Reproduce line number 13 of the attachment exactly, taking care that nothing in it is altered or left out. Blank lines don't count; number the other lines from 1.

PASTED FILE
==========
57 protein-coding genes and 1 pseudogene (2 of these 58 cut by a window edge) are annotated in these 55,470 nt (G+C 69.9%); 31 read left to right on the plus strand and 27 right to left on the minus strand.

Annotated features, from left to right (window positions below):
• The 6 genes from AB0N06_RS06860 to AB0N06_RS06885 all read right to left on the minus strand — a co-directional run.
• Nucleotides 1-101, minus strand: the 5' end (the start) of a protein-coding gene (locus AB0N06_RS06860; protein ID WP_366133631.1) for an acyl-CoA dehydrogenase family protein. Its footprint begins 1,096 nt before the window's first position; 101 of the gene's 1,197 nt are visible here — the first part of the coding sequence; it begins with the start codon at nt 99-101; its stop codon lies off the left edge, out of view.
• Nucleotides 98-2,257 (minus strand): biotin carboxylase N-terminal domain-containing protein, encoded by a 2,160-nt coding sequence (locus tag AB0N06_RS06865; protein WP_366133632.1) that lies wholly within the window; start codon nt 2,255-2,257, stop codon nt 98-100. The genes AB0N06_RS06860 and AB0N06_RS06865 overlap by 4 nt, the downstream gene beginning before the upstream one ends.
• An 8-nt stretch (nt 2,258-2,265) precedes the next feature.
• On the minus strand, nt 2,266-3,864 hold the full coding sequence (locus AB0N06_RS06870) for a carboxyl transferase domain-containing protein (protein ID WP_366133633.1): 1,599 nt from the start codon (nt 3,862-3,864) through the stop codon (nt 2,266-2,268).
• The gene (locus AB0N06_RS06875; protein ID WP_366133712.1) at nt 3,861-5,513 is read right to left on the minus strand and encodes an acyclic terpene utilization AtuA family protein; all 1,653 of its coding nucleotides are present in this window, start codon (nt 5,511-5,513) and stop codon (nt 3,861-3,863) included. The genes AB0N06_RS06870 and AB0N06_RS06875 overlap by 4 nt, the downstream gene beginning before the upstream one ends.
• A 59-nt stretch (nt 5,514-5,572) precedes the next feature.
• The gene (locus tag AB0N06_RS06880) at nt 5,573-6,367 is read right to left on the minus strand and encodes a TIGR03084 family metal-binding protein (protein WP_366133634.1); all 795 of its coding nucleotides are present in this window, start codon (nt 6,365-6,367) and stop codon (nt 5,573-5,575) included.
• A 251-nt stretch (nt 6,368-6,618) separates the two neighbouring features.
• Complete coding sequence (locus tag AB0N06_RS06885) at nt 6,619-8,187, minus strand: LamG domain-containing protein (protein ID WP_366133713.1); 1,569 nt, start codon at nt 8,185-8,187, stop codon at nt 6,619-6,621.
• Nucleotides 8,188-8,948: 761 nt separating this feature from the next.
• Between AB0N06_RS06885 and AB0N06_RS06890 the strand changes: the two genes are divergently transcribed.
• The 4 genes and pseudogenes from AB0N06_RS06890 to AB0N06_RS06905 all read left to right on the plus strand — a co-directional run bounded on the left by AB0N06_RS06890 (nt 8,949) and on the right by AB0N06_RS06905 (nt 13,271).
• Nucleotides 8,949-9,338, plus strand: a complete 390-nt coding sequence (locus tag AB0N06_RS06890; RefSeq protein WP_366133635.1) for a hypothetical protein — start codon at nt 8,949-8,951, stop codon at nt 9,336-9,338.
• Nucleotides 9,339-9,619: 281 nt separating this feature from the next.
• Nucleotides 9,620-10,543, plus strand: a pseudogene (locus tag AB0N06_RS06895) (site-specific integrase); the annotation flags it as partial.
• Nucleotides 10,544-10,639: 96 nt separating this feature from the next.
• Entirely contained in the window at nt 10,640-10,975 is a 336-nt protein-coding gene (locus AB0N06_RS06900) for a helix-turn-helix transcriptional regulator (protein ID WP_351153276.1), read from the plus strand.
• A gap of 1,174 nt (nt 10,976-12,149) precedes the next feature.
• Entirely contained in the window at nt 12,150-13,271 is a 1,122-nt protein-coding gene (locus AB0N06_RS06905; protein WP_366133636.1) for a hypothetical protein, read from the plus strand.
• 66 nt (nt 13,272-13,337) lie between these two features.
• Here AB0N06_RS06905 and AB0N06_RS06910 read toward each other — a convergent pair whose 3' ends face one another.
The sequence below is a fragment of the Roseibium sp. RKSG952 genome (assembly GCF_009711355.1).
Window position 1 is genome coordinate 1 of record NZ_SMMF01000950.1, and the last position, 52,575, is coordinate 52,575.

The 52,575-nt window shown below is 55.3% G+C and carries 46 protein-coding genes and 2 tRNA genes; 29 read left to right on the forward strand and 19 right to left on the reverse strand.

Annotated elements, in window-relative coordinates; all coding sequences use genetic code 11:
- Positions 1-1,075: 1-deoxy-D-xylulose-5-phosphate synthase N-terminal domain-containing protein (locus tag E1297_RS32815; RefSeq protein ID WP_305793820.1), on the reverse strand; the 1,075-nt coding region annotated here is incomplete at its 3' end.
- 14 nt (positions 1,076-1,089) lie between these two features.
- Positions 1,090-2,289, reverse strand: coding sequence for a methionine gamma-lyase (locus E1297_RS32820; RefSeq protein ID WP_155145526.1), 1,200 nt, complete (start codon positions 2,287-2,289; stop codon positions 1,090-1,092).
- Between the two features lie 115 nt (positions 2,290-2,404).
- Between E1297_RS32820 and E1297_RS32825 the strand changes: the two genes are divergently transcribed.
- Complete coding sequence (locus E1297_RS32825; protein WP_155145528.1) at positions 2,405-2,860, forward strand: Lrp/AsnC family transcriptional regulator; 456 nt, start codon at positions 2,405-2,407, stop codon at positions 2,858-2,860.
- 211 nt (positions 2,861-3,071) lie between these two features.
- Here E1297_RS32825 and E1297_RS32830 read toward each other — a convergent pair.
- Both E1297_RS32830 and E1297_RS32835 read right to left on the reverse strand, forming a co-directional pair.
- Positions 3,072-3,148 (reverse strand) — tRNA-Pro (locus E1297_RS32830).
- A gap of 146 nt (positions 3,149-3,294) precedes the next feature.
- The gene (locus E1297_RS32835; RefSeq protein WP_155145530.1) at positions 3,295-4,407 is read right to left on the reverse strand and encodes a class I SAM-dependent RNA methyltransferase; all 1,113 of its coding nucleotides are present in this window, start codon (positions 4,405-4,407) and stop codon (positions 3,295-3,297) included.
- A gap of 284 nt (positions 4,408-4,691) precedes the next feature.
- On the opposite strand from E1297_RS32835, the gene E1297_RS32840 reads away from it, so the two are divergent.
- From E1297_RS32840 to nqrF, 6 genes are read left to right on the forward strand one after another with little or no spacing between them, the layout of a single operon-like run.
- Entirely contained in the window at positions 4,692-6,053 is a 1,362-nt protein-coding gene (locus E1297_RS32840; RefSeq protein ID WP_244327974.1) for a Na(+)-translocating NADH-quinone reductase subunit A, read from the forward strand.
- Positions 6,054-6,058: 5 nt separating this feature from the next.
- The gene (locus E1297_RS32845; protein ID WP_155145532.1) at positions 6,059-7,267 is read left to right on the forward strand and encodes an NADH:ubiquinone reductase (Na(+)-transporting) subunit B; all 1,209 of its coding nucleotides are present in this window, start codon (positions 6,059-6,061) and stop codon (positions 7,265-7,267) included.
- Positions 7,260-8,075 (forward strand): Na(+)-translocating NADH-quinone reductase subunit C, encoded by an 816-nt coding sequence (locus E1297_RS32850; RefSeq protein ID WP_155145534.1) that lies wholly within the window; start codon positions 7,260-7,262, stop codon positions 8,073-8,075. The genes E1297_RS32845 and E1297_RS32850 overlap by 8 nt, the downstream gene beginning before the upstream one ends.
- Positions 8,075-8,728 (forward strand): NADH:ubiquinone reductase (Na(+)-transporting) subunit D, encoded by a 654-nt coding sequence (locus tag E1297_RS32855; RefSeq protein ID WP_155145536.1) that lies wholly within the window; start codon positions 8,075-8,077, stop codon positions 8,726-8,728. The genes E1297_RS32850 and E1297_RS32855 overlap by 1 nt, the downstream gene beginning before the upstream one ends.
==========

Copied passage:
• Nucleotides 8,188-8,948: 761 nt separating this feature from the next.